Her long-standing domestic profile is due in part to a third-place finish in Sweden’s version of Pop Idol back in 2009, but the music that immediately followed that TV experience in her youth is a far cry from where this sassy lady is at nowadays. New song Say My Name offers a good handle on the strong and creative approach to pop that Styrke is taking, but her hour-long London show was nicely varied, stringing together a mix of material old and new.
Kicking of with Samurai Boy and Borderline from her second album Kiddo, she followed that with another from the same LP, Ego, which is arguably the most accomplished song of her career up to this point.
She excitedly announced that she had a couple of new songs to play for the first time, and they went down a storm; Mistakes and On The Low giving some indication that her third album will represent another major step forward for her material, full of hooks and energy.
She returned to tracks from Kiddo, mining the album for Who’s Got News, Number One, and Snaren before launching into new tune Say My Name, which was delivered with panache as the crowd sung the lyrics back to her. But it was encore tune Even If I’m Loud It Doesn’t Mean I’m Talking To You which really sums up what she is all about. Bold, confident and fun – it’s pure pop… and she’s brilliant at it.
We caught Sundara Karma‘s headline set at the Bristol leg of the Dot To Dot Festival the other week and they certainly justified top billing. Frontman Oscar Pollock brought his usual formidable stage presence to proceedings which, as well as all the hits from their album Youth Is Only Fun In Retrospect, also featured all the mess you might expect from the firing of two huge confetti cannons.
Up-and-coming Leeds four-piece Marsicans brought their indie-pop vibe to Southampton for the first time ever, to play at The Joiners.
Their set opened with Arms of Another, a massive track which instantly got the crowd interacting with the band, singing and dancing along. They went on to play a few newer songs including Wake Up Freya – a more stripped back song compared with their more typically dancey tunes – as well as their most recent single, Friends, which was released earlier this year.
The set concluded with popular songs Far Away, Swimming and Absence which were guaranteed to make you move with their infectious guitar and drum beats.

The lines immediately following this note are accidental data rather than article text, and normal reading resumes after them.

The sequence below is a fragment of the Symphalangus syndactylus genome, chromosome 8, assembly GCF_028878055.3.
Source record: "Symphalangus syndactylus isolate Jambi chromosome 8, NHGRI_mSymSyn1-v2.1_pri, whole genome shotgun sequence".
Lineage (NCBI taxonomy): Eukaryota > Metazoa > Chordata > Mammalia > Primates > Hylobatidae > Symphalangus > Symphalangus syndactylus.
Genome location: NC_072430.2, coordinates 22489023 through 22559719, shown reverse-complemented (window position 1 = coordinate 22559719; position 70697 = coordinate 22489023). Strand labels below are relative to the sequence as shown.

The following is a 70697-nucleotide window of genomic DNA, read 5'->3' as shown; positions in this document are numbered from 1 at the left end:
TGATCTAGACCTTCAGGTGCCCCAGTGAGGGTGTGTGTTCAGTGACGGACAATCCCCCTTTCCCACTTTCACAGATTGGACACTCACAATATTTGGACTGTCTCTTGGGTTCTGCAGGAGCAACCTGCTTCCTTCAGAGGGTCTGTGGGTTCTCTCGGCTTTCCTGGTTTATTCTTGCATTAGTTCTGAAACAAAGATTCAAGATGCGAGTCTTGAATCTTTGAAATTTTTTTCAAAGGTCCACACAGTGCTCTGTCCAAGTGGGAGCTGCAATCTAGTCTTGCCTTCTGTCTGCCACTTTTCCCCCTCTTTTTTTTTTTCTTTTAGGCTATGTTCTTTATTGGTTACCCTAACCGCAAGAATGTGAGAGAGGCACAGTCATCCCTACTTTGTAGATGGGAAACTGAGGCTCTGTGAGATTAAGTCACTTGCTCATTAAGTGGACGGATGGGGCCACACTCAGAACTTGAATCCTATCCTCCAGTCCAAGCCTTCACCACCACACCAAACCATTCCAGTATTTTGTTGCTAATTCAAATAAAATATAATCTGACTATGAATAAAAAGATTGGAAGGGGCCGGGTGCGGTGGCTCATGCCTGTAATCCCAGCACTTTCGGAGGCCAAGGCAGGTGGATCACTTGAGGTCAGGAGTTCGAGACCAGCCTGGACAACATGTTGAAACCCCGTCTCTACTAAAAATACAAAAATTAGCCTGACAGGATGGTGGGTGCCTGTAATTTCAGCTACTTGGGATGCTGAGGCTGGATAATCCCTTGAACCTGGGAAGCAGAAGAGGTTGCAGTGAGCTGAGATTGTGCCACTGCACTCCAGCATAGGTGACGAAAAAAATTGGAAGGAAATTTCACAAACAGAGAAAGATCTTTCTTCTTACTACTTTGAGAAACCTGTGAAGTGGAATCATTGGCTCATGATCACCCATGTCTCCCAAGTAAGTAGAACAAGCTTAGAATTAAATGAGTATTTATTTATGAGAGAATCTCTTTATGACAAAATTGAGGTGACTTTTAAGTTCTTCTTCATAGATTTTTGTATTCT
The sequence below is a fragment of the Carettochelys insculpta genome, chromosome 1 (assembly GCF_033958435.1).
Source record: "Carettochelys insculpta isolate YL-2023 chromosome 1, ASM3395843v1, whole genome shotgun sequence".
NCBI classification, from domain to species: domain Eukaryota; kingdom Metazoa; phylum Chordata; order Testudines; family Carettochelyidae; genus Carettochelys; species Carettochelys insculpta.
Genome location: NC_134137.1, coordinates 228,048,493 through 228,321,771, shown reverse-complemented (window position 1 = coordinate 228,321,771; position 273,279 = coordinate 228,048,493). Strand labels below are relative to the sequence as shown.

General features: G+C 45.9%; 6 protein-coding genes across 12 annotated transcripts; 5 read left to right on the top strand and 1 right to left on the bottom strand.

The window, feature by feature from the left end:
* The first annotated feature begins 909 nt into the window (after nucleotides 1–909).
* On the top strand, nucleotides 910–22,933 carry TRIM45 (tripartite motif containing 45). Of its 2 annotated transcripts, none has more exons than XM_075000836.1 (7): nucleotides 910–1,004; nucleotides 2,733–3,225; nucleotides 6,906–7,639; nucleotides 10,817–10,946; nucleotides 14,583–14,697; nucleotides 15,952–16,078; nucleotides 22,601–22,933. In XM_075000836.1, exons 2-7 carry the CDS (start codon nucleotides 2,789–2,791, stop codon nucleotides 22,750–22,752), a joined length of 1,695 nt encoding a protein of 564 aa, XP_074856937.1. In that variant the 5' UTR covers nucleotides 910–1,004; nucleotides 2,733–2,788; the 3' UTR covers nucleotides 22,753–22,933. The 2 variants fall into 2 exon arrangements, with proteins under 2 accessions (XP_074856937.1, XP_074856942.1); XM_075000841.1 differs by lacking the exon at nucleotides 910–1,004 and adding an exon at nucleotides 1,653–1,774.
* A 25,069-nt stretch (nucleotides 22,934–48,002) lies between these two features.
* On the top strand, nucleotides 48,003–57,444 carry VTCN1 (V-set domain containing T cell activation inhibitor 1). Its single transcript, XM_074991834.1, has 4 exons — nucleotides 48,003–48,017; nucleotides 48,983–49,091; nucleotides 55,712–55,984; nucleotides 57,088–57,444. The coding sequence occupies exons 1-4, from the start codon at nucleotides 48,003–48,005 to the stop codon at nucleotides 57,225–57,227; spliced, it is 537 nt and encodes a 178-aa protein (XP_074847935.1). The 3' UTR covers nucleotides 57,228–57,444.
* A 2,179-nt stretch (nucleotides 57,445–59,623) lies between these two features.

You could tell that the band were truly enjoying themselves from the moment they stepped on stage, and that positive energy spread to the crowd. It’s hard not to get swept along with it all, with songs that are full of hooks and which most certainly transfer well to the live stage.
The group formed in 2014, and are slowly but surely beginning to get the recognition they deserve. There’s no doubt about the future looking positive for the band, and hopefully we’ll be hearing more tunes from them in the coming months.
Marsicans will be joining Natives on their upcoming tour this month. Tickets here.
Words and photos: Phoebe Reeks
For Canadian pop outfit Marianas Trench, May was a particularly busy month. The band’s Final Countdown tour [Europe – geddit?!] took in much of Europe in a marathon 17-date tour in support of latest album Astoria and recent single Who Do You Love (check out the video for that track too!).
With a set made up primarily of tracks from the new album plus a smattering of older material, the band are clearly made for the live show, bringing a real sense of energy and excitement to their music, which itself is a seemingly impossible blend of 80s rock/metal, 70s glam and contemporary pop. It sounds like it should never work but it really does, and makes for a memorable evening out.
The band will be in action again in their home country over the coming months, playing a string of festival dates in Canada during July and August.
Photos: Becca Arnold